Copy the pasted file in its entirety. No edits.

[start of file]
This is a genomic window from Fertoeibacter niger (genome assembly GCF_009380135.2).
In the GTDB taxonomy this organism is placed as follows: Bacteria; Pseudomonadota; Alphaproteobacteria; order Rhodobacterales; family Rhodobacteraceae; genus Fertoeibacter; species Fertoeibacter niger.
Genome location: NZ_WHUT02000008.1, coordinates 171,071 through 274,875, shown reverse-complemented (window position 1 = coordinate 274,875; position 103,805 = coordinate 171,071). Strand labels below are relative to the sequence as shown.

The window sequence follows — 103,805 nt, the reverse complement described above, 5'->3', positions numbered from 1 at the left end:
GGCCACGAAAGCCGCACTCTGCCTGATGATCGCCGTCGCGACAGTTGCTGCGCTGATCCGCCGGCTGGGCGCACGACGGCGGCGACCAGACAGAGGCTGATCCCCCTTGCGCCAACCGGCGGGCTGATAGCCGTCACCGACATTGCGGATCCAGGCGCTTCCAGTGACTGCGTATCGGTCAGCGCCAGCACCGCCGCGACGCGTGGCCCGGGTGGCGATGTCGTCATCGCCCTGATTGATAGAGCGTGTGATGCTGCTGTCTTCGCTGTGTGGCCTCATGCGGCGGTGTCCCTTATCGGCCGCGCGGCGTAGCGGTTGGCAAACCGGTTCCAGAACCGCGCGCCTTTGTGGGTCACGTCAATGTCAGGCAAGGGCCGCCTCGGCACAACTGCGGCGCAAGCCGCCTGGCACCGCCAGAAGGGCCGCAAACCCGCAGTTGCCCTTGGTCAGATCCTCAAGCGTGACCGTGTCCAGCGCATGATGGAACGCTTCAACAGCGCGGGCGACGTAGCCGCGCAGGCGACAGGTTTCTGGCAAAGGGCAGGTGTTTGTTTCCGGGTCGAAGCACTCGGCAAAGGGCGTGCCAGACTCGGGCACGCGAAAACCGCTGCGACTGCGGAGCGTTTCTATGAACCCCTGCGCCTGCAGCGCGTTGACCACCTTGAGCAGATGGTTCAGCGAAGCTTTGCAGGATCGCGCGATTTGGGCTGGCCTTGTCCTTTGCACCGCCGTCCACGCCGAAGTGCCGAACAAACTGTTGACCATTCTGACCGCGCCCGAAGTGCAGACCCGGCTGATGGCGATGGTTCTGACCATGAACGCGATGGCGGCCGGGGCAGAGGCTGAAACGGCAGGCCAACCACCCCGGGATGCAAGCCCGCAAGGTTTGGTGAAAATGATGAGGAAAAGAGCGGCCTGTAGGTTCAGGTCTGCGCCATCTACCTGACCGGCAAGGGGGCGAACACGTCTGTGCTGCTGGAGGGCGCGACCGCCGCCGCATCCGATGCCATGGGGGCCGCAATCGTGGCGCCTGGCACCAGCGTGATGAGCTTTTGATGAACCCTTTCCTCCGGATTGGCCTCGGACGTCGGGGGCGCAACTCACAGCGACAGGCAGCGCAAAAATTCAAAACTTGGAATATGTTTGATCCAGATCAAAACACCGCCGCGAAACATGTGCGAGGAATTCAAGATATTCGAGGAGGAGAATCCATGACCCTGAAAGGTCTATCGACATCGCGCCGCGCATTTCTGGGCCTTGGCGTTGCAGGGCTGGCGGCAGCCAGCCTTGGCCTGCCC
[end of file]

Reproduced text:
This is a genomic window from Fertoeibacter niger (genome assembly GCF_009380135.2).
In the GTDB taxonomy this organism is placed as follows: Bacteria; Pseudomonadota; Alphaproteobacteria; order Rhodobacterales; family Rhodobacteraceae; genus Fertoeibacter; species Fertoeibacter niger.
Genome location: NZ_WHUT02000008.1, coordinates 171,071 through 274,875, shown reverse-complemented (window position 1 = coordinate 274,875; position 103,805 = coordinate 171,071). Strand labels below are relative to the sequence as shown.

The window sequence follows — 103,805 nt, the reverse complement described above, 5'->3', positions numbered from 1 at the left end:
GGCCACGAAAGCCGCACTCTGCCTGATGATCGCCGTCGCGACAGTTGCTGCGCTGATCCGCCGGCTGGGCGCACGACGGCGGCGACCAGACAGAGGCTGATCCCCCTTGCGCCAACCGGCGGGCTGATAGCCGTCACCGACATTGCGGATCCAGGCGCTTCCAGTGACTGCGTATCGGTCAGCGCCAGCACCGCCGCGACGCGTGGCCCGGGTGGCGATGTCGTCATCGCCCTGATTGATAGAGCGTGTGATGCTGCTGTCTTCGCTGTGTGGCCTCATGCGGCGGTGTCCCTTATCGGCCGCGCGGCGTAGCGGTTGGCAAACCGGTTCCAGAACCGCGCGCCTTTGTGGGTCACGTCAATGTCAGGCAAGGGCCGCCTCGGCACAACTGCGGCGCAAGCCGCCTGGCACCGCCAGAAGGGCCGCAAACCCGCAGTTGCCCTTGGTCAGATCCTCAAGCGTGACCGTGTCCAGCGCATGATGGAACGCTTCAACAGCGCGGGCGACGTAGCCGCGCAGGCGACAGGTTTCTGGCAAAGGGCAGGTGTTTGTTTCCGGGTCGAAGCACTCGGCAAAGGGCGTGCCAGACTCGGGCACGCGAAAACCGCTGCGACTGCGGAGCGTTTCTATGAACCCCTGCGCCTGCAGCGCGTTGACCACCTTGAGCAGATGGTTCAGCGAAGCTTTGCAGGATCGCGCGATTTGGGCTGGCCTTGTCCTTTGCACCGCCGTCCACGCCGAAGTGCCGAACAAACTGTTGACCATTCTGACCGCGCCCGAAGTGCAGACCCGGCTGATGGCGATGGTTCTGACCATGAACGCGATGGCGGCCGGGGCAGAGGCTGAAACGGCAGGCCAACCACCCCGGGATGCAAGCCCGCAAGGTTTGGTGAAAATGATGAGGAAAAGAGCGGCCTGTAGGTTCAGGTCTGCGCCATCTACCTGACCGGCAAGGGGGCGAACACGTCTGTGCTGCTGGAGGGCGCGACCGCCGCCGCATCCGATGCCATGGGGGCCGCAATCGTGGCGCCTGGCACCAGCGTGATGAGCTTTTGATGAACCCTTTCCTCCGGATTGGCCTCGGACGTCGGGGGCGCAACTCACAGCGACAGGCAGCGCAAAAATTCAAAACTTGGAATATGTTTGATCCAGATCAAAACACCGCCGCGAAACATGTGCGAGGAATTCAAGATATTCGAGGAGGAGAATCCATGACCCTGAAAGGTCTATCGACATCGCGCCGCGCATTTCTGGGCCTTGGCGTTGCAGGGCTGGCGGCAGCCAGCCTTGGCCTGCCC